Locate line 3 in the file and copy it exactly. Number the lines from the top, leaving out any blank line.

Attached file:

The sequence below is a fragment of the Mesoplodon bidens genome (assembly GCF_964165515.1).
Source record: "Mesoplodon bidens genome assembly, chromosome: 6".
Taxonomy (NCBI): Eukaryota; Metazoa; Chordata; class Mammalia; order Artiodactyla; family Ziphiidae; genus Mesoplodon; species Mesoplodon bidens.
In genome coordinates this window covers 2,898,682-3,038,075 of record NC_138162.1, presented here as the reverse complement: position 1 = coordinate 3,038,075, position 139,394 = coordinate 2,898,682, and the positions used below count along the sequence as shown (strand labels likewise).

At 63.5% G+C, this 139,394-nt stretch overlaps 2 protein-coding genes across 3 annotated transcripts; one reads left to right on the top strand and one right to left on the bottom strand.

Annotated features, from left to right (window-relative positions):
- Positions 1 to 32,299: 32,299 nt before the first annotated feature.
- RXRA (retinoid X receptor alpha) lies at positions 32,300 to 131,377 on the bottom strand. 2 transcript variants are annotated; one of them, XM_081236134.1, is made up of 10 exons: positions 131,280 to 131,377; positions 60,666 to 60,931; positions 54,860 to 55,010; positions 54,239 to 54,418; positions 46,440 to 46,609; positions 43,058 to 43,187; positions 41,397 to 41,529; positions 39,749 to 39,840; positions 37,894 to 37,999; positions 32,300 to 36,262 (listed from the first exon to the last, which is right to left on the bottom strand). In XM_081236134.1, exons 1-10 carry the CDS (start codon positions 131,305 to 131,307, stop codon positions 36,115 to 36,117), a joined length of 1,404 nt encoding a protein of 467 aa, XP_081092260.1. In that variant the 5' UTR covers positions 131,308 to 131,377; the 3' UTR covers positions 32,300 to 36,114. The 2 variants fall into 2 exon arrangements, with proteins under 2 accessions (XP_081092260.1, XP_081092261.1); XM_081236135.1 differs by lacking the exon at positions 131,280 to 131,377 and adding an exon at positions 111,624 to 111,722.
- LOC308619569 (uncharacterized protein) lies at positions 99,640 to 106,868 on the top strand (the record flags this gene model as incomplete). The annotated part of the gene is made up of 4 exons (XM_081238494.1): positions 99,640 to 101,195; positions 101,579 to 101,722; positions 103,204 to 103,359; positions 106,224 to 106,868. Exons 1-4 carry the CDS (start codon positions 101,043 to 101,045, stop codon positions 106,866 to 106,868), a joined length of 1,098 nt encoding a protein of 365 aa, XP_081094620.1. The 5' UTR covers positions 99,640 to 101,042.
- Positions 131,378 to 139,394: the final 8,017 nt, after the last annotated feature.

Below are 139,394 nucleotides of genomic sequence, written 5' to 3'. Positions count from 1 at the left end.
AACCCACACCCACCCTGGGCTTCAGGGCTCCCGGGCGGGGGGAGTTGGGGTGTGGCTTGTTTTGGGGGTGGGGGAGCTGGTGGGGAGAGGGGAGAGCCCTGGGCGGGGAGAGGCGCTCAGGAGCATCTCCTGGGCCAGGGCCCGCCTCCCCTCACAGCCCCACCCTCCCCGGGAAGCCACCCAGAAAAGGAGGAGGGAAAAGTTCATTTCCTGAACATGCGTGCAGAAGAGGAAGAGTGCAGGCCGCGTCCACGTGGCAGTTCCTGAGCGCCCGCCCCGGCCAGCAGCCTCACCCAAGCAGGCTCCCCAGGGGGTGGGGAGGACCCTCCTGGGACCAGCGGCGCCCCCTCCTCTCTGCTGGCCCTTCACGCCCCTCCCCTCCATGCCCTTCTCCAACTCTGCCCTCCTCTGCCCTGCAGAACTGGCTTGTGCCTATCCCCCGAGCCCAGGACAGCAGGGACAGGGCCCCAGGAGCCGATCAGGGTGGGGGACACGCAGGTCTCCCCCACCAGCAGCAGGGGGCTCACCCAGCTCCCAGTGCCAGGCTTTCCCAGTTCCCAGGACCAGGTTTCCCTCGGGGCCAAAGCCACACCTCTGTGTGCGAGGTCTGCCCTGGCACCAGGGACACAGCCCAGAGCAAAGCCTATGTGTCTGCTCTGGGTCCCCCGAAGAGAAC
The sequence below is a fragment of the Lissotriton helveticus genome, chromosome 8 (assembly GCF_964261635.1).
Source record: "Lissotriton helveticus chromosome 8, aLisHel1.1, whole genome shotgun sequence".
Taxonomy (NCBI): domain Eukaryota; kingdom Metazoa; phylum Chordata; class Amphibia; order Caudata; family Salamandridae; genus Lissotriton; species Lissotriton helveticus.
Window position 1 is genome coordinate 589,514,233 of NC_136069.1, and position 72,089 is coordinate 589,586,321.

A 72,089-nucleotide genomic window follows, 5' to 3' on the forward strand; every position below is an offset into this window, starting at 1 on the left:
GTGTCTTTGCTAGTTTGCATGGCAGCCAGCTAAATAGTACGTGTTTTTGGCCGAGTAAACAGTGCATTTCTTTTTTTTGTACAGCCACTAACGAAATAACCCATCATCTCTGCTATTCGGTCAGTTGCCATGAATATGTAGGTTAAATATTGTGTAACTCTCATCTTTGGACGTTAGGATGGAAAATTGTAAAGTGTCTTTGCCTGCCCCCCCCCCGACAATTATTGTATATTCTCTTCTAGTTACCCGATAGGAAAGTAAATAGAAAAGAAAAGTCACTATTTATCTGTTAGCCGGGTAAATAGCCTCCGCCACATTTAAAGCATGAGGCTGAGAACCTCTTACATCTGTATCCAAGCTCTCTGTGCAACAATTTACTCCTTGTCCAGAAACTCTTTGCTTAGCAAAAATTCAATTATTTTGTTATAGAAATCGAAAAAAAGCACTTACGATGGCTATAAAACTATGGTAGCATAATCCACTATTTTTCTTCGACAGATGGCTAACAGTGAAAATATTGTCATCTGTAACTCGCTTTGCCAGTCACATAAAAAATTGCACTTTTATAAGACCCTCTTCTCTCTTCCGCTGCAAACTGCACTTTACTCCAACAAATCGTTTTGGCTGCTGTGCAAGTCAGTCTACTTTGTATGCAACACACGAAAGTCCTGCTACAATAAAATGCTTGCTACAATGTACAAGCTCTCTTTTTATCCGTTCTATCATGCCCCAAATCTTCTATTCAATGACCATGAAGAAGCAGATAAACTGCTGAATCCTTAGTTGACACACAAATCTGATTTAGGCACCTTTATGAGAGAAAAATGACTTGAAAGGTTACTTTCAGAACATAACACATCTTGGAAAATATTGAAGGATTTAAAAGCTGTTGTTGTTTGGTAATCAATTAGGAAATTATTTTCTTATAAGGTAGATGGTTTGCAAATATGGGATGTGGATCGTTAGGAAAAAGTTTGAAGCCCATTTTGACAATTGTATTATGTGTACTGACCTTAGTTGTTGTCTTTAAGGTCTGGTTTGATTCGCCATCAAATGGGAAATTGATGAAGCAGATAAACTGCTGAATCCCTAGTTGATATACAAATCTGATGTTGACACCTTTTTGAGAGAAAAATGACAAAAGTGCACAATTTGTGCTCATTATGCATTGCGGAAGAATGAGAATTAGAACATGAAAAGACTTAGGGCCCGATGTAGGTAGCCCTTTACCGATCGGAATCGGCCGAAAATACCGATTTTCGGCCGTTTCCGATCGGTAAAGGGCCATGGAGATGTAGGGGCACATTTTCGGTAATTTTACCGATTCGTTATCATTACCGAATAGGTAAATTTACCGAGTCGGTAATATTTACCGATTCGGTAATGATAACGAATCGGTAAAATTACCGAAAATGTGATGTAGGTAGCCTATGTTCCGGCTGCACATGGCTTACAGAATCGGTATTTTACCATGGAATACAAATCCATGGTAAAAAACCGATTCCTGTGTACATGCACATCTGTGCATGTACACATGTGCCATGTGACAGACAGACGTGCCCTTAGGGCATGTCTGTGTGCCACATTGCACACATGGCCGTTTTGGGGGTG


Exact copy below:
Taxonomy (NCBI): Eukaryota; Metazoa; Chordata; class Mammalia; order Artiodactyla; family Ziphiidae; genus Mesoplodon; species Mesoplodon bidens.